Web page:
The A-Z Pre-Employment Guide for employers & employees


Q.Can an employer run a credit check on me when I apply for a job?

A. As long as you give consent and there's a legitimate reason, employers are allowed to run a credit check on you.

An example would be if the job involves dealing with money, accounts, or financial administration. Ideally credit checks should be limited to the shortlisted job applicants. Generally speaking, credit checks should not be undertaken to create the shortlist of applicants. The job applicant must consent to the employer doing a credit check.


Q. Can an employer require me to disclose my criminal record?

A. Yes, if the criminal convictions are recent your prospective employer has the right to know about your criminal record.

The Act does not deal with the disclosure of criminal records but the Criminal Records (Clean Slate) Act can help people with convictions put the past behind them. The clean slate law allows people in some circumstances to withhold information about convictions. The main conditions you must meet are:

  • No convictions for the last seven years
  • Never received a custodial sentence, for example imprisonment, corrective training or borstal.

Job applicants who want to know more about the clean slate law should get independent legal advice from a lawyer or community law centre or get information from the Ministry of Business, Innovation and Employment helpline: 0800 20 90 20.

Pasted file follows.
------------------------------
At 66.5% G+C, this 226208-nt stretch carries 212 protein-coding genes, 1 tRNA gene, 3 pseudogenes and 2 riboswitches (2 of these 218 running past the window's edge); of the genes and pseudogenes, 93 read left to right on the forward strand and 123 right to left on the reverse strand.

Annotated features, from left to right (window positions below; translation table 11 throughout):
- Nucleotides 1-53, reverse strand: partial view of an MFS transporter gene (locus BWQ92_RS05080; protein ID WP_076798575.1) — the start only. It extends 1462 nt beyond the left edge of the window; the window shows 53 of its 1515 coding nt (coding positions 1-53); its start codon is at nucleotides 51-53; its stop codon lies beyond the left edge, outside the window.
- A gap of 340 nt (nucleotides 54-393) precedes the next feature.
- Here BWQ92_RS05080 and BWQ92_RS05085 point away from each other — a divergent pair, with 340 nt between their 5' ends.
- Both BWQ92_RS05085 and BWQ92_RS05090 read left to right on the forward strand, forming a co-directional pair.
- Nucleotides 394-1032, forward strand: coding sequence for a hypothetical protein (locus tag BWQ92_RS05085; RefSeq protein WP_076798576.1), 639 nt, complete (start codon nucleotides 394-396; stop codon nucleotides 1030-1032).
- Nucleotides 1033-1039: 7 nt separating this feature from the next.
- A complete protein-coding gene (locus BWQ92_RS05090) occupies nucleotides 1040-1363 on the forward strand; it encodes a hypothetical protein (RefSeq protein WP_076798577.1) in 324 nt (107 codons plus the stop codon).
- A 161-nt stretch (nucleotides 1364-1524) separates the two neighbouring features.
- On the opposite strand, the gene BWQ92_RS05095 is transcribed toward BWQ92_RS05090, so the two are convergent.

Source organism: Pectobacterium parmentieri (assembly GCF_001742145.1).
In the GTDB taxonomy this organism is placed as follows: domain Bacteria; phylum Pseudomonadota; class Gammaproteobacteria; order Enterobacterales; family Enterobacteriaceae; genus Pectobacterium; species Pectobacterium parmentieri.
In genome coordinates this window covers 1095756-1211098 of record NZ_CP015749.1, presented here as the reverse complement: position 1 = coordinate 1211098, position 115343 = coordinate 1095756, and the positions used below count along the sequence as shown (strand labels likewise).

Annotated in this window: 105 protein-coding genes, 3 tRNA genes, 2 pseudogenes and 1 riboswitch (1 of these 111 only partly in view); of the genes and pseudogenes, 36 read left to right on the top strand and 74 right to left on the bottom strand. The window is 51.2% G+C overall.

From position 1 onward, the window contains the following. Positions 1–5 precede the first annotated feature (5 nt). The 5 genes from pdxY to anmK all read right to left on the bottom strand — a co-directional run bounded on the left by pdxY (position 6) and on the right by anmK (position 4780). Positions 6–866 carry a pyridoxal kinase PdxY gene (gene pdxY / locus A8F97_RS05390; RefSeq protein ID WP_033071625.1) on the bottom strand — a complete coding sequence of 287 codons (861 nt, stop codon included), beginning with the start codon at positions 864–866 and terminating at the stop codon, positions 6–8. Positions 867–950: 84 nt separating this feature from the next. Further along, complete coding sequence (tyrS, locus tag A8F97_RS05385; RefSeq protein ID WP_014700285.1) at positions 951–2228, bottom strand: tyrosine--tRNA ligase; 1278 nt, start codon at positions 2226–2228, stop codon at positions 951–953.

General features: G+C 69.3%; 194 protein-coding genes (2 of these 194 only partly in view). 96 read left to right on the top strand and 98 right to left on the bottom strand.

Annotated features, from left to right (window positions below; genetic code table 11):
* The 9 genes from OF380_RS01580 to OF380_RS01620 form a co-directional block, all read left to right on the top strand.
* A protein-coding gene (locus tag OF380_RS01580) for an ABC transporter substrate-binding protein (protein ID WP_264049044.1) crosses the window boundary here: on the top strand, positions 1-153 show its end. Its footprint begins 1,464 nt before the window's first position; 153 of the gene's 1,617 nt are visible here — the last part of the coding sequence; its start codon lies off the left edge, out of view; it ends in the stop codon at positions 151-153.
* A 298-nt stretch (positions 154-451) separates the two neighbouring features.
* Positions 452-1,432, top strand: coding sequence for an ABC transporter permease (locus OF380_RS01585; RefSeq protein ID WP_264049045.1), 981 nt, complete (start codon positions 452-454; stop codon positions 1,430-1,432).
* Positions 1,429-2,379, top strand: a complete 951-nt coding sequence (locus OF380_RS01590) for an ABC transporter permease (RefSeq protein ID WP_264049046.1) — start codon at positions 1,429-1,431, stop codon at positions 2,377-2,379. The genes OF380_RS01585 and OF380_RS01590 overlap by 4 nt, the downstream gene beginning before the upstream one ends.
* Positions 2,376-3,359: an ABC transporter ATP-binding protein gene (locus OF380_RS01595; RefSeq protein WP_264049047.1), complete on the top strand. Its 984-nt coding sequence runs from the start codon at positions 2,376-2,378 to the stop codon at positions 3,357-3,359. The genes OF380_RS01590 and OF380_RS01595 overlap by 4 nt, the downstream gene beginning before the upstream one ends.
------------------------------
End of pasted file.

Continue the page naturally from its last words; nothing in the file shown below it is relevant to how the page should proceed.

See also: Police vetting

Q. What impact does the clean slate law have on the questions an employer can ask a job applicant, either in an application form or in an interview?

A. The clean slate law applies to employment and any other situations where someone may be asked about criminal convictions, for example tenancy, insurance and bank application forms.

If a person meets the eligibility criteria in the clean slate law, when asked about criminal convictions or a criminal record they are able to respond that they have no criminal record. It is an offence under the clean slate law for someone without lawful authority to ask or require another person to disclose a criminal record when that person is entitled by law not to. The offence carries a maximum penalty of $10,000.

The Ministry of Justice has information on the clean slate law.

Employers with queries about the law should get independent legal advice from a lawyer or employers’ organisation.

See also: Police vetting